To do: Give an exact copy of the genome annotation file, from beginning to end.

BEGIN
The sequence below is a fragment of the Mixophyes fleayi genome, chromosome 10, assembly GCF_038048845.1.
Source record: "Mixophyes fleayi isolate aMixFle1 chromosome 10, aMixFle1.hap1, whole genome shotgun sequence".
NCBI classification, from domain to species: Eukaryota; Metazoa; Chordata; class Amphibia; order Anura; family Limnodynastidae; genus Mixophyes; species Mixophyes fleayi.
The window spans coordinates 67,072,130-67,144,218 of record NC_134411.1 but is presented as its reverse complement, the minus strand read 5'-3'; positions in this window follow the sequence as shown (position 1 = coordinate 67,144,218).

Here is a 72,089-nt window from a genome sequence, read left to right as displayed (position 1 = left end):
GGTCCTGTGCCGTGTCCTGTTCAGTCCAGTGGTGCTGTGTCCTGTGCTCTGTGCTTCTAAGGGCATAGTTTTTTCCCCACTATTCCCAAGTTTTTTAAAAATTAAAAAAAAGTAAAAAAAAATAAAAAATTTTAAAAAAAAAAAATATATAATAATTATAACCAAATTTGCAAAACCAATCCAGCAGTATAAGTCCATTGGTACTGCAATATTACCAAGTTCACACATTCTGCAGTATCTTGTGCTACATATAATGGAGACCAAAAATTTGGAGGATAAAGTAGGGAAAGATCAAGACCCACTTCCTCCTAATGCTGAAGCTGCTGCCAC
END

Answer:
The sequence below is a fragment of the Mixophyes fleayi genome, chromosome 10, assembly GCF_038048845.1.
Source record: "Mixophyes fleayi isolate aMixFle1 chromosome 10, aMixFle1.hap1, whole genome shotgun sequence".
NCBI classification, from domain to species: Eukaryota; Metazoa; Chordata; class Amphibia; order Anura; family Limnodynastidae; genus Mixophyes; species Mixophyes fleayi.
The window spans coordinates 67,072,130-67,144,218 of record NC_134411.1 but is presented as its reverse complement, the minus strand read 5'-3'; positions in this window follow the sequence as shown (position 1 = coordinate 67,144,218).

Here is a 72,089-nt window from a genome sequence, read left to right as displayed (position 1 = left end):
GGTCCTGTGCCGTGTCCTGTTCAGTCCAGTGGTGCTGTGTCCTGTGCTCTGTGCTTCTAAGGGCATAGTTTTTTCCCCACTATTCCCAAGTTTTTTAAAAATTAAAAAAAAGTAAAAAAAAATAAAAAATTTTAAAAAAAAAAAATATATAATAATTATAACCAAATTTGCAAAACCAATCCAGCAGTATAAGTCCATTGGTACTGCAATATTACCAAGTTCACACATTCTGCAGTATCTTGTGCTACATATAATGGAGACCAAAAATTTGGAGGATAAAGTAGGGAAAGATCAAGACCCACTTCCTCCTAATGCTGAAGCTGCTGCCAC